The legendary minimalist, conceptualist, and critic performed his marathon piece “Chord Catalogue” the 8,178 chords possible in one octave, played in sequence.
Shown here, the 1987 NY Times review by Bernard Holland and the “score” and essay by Tom Johnson.
NOTE: The audio recording is interrupted briefly at the 74 minute point as the original recording media capacity was reached and the tape was changed.
Tom Johnson (born November 18, 1939), is an American minimalist composer, a former student of Morton Feldman.
Tom Johnson was born in Greeley, Colorado. He received two degrees from Yale, the B.A. (1961) and the M.Mus. (1967), after which he studied privately with Morton Feldman in New York. From 1971 to 1983 he was a music critic for The Village Voice, writing about new music, and an anthology of these articles was published in 1989 by Het Apollohuis under the title The Voice of New Music. During this New York period he also composed four of his best known works: An Hour for Piano (1971), The Four-Note Opera (1972), Failing (1975) and Nine Bells (1979). After 15 years in New York, he moved to Paris where he lives with his wife, the artist Esther Ferrer.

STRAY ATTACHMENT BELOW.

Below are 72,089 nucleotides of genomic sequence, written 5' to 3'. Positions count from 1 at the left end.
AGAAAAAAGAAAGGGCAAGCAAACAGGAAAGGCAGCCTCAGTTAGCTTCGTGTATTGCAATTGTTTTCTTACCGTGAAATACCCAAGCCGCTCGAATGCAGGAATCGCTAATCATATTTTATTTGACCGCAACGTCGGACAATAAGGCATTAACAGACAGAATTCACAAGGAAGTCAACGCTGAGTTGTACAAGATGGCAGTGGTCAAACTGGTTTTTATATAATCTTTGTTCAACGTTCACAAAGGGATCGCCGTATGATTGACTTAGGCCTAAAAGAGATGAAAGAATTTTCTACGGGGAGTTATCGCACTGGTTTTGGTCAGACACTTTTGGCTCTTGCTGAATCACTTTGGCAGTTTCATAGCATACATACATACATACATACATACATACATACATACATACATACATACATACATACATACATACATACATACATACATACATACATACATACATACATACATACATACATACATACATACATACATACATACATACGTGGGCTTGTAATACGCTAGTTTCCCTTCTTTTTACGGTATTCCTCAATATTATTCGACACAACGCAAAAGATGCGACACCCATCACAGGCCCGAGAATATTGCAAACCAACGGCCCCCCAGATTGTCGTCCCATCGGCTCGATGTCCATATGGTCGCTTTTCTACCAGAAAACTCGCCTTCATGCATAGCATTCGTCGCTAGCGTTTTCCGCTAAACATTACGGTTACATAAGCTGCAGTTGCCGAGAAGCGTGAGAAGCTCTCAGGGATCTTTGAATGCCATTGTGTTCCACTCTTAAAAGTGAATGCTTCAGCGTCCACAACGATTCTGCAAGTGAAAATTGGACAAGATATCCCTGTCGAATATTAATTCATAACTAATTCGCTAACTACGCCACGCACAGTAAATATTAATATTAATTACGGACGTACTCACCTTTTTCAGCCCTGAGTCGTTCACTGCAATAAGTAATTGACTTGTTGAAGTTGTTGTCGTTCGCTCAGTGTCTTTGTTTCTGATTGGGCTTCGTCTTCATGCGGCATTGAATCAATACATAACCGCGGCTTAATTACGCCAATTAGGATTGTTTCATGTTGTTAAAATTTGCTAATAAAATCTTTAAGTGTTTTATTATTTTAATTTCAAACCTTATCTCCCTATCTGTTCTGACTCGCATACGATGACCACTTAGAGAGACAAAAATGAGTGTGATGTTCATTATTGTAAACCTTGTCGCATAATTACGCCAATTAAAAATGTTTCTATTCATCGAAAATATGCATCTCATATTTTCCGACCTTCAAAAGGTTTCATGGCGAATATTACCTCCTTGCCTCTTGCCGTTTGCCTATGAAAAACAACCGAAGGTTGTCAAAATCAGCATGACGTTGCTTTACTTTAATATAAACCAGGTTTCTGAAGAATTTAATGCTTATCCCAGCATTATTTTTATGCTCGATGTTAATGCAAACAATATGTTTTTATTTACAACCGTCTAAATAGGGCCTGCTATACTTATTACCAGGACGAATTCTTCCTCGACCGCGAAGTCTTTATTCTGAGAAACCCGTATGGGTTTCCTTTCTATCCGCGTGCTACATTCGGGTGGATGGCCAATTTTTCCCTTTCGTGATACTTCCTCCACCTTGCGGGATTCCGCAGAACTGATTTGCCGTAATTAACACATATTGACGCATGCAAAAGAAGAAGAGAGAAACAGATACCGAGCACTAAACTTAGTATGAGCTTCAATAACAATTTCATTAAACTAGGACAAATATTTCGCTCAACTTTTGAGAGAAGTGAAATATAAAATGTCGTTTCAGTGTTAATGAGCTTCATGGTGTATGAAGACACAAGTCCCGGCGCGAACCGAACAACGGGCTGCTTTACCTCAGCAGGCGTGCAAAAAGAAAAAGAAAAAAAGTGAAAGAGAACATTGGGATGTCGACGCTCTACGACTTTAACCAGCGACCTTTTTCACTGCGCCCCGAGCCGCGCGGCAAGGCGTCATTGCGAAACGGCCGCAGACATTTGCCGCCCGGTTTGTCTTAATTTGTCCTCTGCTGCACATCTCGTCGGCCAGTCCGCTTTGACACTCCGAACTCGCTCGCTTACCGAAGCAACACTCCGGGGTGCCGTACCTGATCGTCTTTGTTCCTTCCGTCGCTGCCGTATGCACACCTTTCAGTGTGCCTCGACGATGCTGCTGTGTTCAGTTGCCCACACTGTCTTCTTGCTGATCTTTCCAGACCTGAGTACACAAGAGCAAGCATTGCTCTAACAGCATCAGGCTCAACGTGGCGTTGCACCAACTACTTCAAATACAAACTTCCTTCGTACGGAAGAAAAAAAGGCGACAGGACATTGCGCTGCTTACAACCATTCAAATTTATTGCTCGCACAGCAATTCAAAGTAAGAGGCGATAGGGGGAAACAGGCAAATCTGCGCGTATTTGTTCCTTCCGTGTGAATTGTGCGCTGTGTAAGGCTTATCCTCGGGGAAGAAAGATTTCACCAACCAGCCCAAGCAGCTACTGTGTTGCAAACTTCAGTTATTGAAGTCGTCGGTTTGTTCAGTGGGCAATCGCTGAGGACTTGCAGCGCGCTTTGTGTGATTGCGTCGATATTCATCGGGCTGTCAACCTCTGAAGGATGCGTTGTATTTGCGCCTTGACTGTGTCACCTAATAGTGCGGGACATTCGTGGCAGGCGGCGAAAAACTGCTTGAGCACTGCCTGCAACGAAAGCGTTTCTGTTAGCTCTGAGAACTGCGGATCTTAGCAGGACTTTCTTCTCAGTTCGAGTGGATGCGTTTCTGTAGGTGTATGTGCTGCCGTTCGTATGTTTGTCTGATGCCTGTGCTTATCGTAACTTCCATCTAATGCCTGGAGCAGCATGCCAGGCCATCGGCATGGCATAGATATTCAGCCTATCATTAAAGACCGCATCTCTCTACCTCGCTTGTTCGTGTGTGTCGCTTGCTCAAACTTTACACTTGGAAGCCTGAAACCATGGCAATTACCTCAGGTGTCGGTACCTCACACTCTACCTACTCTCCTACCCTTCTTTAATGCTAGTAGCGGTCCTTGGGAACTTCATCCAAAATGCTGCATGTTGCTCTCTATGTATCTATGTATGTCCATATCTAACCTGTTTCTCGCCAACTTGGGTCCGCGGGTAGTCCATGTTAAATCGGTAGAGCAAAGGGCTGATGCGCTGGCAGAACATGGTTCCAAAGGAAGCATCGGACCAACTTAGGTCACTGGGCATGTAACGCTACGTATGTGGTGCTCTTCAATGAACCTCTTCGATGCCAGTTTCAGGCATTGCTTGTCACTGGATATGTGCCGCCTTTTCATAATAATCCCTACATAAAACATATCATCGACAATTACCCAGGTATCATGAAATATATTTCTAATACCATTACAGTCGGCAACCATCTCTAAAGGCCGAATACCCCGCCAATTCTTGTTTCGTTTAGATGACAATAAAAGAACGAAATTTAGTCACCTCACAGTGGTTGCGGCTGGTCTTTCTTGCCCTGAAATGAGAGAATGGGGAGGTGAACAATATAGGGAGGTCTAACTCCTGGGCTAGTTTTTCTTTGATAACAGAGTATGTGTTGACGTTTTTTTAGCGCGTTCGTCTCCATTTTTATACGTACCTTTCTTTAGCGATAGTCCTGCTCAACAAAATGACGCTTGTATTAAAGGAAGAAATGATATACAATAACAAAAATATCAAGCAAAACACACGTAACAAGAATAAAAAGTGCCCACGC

Johnson considers himself a minimalist composer, and in fact, he was the first to apply this term to music in his article “The Slow-Motion Minimal Approach”, written in The Village Voice in 1972. His minimalism is of a formalist type, depending mostly on logical sequences, as in the 21 Rational Melodies (1982), where he explores procedures such as accumulation, counting, and isorhythm. Some have even said that he is the inventor of logical music.